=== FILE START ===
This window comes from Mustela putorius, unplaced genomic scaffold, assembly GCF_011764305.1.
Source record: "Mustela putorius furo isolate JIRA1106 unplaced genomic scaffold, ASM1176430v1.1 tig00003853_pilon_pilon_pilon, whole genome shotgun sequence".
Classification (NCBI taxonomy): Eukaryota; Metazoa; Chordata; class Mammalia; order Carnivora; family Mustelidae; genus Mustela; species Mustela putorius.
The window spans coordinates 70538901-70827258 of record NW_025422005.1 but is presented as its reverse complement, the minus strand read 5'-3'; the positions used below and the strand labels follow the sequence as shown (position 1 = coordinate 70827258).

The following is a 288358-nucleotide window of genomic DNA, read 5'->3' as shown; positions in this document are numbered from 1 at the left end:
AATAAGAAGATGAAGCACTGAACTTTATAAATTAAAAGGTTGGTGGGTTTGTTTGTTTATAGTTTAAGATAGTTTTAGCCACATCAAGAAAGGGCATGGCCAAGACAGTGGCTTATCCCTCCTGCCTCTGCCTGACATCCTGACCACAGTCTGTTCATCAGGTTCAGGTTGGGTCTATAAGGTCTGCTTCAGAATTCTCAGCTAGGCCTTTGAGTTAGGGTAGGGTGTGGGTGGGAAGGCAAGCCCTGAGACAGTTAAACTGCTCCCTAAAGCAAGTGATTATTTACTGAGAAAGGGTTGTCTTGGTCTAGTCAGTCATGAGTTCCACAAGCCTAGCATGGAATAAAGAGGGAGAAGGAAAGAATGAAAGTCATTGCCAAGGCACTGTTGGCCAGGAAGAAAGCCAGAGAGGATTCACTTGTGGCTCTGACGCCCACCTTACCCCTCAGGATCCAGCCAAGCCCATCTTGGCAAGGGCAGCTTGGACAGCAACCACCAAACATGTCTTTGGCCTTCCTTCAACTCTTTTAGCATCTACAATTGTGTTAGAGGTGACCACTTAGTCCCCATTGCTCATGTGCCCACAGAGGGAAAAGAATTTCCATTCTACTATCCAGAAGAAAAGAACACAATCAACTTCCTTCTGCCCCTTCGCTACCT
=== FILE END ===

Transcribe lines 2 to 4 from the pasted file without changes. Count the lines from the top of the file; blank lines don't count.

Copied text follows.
Source record: "Mustela putorius furo isolate JIRA1106 unplaced genomic scaffold, ASM1176430v1.1 tig00003853_pilon_pilon_pilon, whole genome shotgun sequence".
Classification (NCBI taxonomy): Eukaryota; Metazoa; Chordata; class Mammalia; order Carnivora; family Mustelidae; genus Mustela; species Mustela putorius.
The window spans coordinates 70538901-70827258 of record NW_025422005.1 but is presented as its reverse complement, the minus strand read 5'-3'; the positions used below and the strand labels follow the sequence as shown (position 1 = coordinate 70827258).